A Volvo truck has set a new speed record for big rigs, maintaining the Swedish truck manufacturer’s position as the builder of the fastest semi-truck.
In a run late last month, the 2,400-horsepower Iron Knight custom truck driven by European truck racing champion Boije Ovebrink set the new world record for the 500-meter and 1,000-meter acceleration for trucks — .31 and .62 of a mile, respectively. The truck reached those speeds from a standing start.
While engineering big rigs to speed like a Porsche may seem like a stunt, such an effort has important technology and marketing benefits.
“It brings positive attention to the industry,” said John Blodgett, vice president of MacKay & Co. consulting.
Such an endeavor “involves development and testing of new ideas that may someday add to the performance or safety of Volvo trucks,” Blodgett said.
Technology in the Iron Knight will find its way into Volvo’s regular trucks, said Claes Nilsson, chief executive of Volvo Trucks.
“The Iron Knight is the perfect way to showcase the competence and innovative power of Volvo Trucks. At the same time, our aim was to generate new insights into technical and design solutions,” Nilsson said.
At an average speed of 91.58 mph (131.29 km/h), the Iron Knight completed the 500-meter dash in a scant 13.71 seconds.
The 1,000-meter run took Ovebrink and the Iron Knight up to 105.012 mph (169 km/h) and finished in a mere 21.29 seconds from a standing start.
“Volvo Trucks' the Iron Knight can be summarized in one single word: perfection. It's beautiful to look at and is an unparalleled powerhouse when you floor the accelerator,” Ovebrink said. “This is the third record-breaking truck I've driven, and I can't think of a better follow-up to Wild Viking and Mean Green.”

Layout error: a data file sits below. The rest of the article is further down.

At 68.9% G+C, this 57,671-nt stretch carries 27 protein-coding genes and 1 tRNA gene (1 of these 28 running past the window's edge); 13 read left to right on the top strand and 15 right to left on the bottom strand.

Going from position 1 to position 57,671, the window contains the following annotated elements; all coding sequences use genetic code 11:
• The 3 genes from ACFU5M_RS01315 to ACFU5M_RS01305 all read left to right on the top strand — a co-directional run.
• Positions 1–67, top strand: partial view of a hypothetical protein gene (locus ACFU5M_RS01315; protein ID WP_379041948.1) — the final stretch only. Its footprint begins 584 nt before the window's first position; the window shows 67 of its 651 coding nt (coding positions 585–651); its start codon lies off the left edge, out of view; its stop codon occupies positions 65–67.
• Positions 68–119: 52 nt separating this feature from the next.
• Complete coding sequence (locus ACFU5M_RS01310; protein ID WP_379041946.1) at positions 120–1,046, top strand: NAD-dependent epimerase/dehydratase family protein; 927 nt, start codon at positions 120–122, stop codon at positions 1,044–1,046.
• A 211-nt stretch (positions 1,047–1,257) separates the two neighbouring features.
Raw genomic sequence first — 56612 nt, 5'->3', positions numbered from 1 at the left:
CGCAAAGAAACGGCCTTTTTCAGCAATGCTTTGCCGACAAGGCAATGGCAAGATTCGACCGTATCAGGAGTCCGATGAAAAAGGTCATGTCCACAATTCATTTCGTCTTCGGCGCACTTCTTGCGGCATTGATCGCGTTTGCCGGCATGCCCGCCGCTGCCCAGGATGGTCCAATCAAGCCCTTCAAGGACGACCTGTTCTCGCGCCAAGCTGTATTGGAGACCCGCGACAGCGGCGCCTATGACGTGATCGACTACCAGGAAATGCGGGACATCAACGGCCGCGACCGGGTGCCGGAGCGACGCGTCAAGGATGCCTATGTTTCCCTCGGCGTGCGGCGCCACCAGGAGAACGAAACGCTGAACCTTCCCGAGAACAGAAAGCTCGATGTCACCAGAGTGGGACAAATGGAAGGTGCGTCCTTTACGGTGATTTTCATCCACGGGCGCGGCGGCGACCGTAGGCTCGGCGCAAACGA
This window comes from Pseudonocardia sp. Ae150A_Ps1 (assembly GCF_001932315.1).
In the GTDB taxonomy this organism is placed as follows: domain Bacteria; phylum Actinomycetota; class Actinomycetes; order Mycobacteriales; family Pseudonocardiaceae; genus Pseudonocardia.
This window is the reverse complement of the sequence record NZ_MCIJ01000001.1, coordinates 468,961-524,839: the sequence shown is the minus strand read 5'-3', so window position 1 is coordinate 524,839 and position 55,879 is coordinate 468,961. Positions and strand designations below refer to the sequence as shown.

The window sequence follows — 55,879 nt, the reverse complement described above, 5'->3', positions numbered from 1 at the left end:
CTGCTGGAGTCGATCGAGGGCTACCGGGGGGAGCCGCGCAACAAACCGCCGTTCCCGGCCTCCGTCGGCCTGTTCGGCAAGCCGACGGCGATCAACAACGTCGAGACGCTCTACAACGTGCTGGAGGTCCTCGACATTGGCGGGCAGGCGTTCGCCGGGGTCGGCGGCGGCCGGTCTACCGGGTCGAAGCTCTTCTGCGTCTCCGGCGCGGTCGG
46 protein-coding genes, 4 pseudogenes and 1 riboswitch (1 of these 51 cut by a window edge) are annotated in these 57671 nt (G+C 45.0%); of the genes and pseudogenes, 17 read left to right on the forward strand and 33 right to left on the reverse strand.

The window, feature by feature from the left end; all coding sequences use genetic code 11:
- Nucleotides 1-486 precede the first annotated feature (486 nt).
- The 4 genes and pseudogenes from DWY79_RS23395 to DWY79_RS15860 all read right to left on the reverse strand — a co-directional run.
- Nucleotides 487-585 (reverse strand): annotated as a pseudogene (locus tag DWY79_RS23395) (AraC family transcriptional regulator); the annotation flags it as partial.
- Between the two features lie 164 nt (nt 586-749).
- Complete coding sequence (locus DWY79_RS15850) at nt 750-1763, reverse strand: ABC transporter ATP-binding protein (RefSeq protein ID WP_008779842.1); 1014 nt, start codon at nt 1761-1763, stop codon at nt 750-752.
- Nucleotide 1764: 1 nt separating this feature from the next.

The Iron Knight’s achievement is particularly impressive when taking into account the weight of the purpose-built truck: 4.5 tons, or 9,000 pounds. Having 4,425.4 pound-feet of torque and the 2,400 horsepower will get a large object moving swiftly.
Specialists from many departments within Volvo Trucks operations worked closely together to engineer and build the record-breaker.
“Apart from Volvo Trucks' powertrain, which is the heart and soul of the Iron Knight, we've hand-built the truck from the ground up,” said Olof Johansson, a technician at Volvo Trucks.
Volvo equipped the D13 truck engine with four turbochargers and a water-cooled intercooler to keep everything running smoothly. The vehicle uses a Volvo I-Shift Dual Clutch transmission, the same transmission that is available on the production FH truck.
The drivetrain isn’t the only thing Volvo fiddled with to make this world record run a success. It also completely redesigned the Fiberglass cab of the truck for aerodynamics, included side skirts that help deliver air to the engine and more.
“The cab is … designed to cut air resistance to an absolute minimum. The side skirts give the truck an impressive stance with their large air ducts that supply the engine with cooling air,” said Nigel Atterbury, senior designer at Volvo Trucks.
“The Iron Knight has an attractive and powerful design inspired by today's Volvo FH,” he said. “You just have to look at the vehicle to realize that this is a truly fast truck. Even when it's at a standstill it looks like it's on the move.”
This isn’t the first time that Volvo has broken world records with its trucks.
In 2007, Ovebrink took Volvo’s 1,600-horsepower Wild Viking to 98.7 mph (158.8 km/h) in a former world record run to 1,000 meters, and he drove the 1,800-horsepower Volvo NH D16 against the same record at 103 mph (166.7 km/p) in 2010.
This is Volvo’s fourth truck speed world record since 2000.
The Iron Knight’s world record runs were completed at the Skellefteå Drive Center, a former airfield in Northern Sweden, and are currently under review by FIA — an international motorsports and automobile club officiating body — for approval.